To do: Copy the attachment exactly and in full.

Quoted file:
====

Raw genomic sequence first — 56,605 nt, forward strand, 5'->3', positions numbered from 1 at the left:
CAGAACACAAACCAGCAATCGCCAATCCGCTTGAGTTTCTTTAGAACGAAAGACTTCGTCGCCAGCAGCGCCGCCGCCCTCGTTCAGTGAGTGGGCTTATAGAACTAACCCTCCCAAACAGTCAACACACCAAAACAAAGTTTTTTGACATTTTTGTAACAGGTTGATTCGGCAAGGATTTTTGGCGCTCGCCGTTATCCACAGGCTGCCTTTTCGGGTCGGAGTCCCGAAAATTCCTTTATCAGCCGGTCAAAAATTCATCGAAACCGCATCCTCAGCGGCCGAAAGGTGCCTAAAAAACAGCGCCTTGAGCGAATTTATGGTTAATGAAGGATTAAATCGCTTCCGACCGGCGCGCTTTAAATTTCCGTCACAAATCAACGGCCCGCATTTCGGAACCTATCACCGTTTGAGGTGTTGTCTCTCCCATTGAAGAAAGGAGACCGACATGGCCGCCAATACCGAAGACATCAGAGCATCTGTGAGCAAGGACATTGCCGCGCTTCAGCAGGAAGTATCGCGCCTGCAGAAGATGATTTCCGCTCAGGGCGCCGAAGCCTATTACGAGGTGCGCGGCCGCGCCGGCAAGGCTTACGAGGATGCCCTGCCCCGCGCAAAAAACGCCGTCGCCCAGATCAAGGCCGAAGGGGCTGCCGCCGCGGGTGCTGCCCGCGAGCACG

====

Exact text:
Raw genomic sequence first — 56,605 nt, forward strand, 5'->3', positions numbered from 1 at the left:
CAGAACACAAACCAGCAATCGCCAATCCGCTTGAGTTTCTTTAGAACGAAAGACTTCGTCGCCAGCAGCGCCGCCGCCCTCGTTCAGTGAGTGGGCTTATAGAACTAACCCTCCCAAACAGTCAACACACCAAAACAAAGTTTTTTGACATTTTTGTAACAGGTTGATTCGGCAAGGATTTTTGGCGCTCGCCGTTATCCACAGGCTGCCTTTTCGGGTCGGAGTCCCGAAAATTCCTTTATCAGCCGGTCAAAAATTCATCGAAACCGCATCCTCAGCGGCCGAAAGGTGCCTAAAAAACAGCGCCTTGAGCGAATTTATGGTTAATGAAGGATTAAATCGCTTCCGACCGGCGCGCTTTAAATTTCCGTCACAAATCAACGGCCCGCATTTCGGAACCTATCACCGTTTGAGGTGTTGTCTCTCCCATTGAAGAAAGGAGACCGACATGGCCGCCAATACCGAAGACATCAGAGCATCTGTGAGCAAGGACATTGCCGCGCTTCAGCAGGAAGTATCGCGCCTGCAGAAGATGATTTCCGCTCAGGGCGCCGAAGCCTATTACGAGGTGCGCGGCCGCGCCGGCAAGGCTTACGAGGATGCCCTGCCCCGCGCAAAAAACGCCGTCGCCCAGATCAAGGCCGAAGGGGCTGCCGCCGCGGGTGCTGCCCGCGAGCACG